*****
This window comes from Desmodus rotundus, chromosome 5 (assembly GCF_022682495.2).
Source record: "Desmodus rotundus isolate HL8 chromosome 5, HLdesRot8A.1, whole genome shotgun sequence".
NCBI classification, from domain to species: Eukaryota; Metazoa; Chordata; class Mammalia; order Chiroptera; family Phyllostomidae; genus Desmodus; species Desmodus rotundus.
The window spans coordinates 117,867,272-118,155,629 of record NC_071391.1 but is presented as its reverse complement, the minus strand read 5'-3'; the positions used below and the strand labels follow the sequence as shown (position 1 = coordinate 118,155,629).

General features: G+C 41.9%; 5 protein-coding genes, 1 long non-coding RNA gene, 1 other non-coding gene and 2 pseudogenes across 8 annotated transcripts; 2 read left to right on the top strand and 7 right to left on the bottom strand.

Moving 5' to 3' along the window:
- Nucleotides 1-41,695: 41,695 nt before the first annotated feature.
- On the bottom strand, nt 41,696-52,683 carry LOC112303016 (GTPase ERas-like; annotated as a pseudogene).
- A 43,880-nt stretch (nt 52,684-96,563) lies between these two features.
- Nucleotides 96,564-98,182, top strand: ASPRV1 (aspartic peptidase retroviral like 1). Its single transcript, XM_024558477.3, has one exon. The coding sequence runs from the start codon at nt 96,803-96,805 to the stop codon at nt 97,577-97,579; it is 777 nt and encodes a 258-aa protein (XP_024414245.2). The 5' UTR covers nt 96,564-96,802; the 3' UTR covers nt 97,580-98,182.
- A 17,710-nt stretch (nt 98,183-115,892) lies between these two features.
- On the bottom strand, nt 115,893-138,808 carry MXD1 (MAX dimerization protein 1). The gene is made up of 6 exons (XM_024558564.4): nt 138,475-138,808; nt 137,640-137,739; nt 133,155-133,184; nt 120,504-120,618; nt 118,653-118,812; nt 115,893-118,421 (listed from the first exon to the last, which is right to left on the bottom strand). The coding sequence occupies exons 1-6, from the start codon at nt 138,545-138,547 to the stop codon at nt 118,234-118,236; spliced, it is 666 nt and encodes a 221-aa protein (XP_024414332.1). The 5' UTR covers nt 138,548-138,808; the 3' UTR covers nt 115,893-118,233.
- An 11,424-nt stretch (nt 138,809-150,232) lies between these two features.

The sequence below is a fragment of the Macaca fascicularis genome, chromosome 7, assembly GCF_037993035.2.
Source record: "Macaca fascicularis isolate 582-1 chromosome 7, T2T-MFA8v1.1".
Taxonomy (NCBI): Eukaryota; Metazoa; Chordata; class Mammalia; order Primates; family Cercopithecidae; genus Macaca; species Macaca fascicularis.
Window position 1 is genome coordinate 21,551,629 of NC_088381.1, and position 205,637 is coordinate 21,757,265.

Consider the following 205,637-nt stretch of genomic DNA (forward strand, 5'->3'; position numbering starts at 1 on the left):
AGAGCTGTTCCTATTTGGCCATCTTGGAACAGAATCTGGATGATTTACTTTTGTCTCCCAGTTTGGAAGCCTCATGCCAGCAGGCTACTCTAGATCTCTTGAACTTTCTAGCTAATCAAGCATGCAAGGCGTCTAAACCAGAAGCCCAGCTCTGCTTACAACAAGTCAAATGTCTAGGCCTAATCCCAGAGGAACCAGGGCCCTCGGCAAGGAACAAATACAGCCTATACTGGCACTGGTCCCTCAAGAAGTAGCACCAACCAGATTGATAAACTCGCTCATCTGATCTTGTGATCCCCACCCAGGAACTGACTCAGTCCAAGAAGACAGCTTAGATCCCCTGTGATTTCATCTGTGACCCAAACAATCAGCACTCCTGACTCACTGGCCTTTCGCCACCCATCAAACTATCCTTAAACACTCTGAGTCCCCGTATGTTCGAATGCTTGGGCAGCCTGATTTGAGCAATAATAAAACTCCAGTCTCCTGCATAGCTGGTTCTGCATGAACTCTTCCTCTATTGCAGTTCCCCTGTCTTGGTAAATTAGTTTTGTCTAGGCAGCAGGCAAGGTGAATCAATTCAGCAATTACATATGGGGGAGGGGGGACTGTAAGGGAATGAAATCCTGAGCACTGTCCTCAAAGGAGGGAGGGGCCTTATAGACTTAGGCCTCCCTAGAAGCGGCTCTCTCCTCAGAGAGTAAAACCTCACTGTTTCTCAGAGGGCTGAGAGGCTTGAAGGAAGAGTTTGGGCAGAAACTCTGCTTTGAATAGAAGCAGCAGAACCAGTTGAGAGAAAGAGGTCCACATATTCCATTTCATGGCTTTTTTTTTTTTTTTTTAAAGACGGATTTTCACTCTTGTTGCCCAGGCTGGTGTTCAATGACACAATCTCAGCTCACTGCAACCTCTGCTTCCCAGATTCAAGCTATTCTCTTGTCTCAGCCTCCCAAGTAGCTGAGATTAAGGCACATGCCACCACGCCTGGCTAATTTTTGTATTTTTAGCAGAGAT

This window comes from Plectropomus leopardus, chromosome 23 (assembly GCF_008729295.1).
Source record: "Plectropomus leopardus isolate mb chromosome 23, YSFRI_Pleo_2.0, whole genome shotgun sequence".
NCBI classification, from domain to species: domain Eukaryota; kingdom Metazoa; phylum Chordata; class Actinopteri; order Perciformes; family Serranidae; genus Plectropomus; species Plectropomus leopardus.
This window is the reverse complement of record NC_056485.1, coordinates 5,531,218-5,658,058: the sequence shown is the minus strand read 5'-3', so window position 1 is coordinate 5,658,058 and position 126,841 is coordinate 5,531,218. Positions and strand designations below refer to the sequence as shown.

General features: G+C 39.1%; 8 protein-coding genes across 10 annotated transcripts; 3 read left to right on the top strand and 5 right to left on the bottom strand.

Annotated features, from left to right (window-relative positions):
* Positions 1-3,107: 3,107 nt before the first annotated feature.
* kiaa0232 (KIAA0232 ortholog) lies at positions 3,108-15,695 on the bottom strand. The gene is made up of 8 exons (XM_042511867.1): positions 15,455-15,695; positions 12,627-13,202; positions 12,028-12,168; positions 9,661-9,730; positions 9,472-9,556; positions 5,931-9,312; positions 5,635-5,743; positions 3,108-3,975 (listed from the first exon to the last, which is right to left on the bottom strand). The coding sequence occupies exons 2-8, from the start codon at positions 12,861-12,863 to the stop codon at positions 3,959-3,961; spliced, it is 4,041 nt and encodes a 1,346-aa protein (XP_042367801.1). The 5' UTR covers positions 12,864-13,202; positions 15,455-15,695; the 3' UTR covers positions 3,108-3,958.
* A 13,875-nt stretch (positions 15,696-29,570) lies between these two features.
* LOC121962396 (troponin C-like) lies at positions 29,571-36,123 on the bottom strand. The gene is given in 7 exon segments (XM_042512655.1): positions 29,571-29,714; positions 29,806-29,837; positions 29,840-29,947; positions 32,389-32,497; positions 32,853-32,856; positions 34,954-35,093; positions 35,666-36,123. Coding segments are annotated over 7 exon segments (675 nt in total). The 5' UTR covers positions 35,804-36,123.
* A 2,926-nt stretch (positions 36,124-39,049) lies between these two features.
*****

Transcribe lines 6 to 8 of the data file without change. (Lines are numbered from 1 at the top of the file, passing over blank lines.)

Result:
Moving 5' to 3' along the window:
- Nucleotides 1-41,695: 41,695 nt before the first annotated feature.
- On the bottom strand, nt 41,696-52,683 carry LOC112303016 (GTPase ERas-like; annotated as a pseudogene).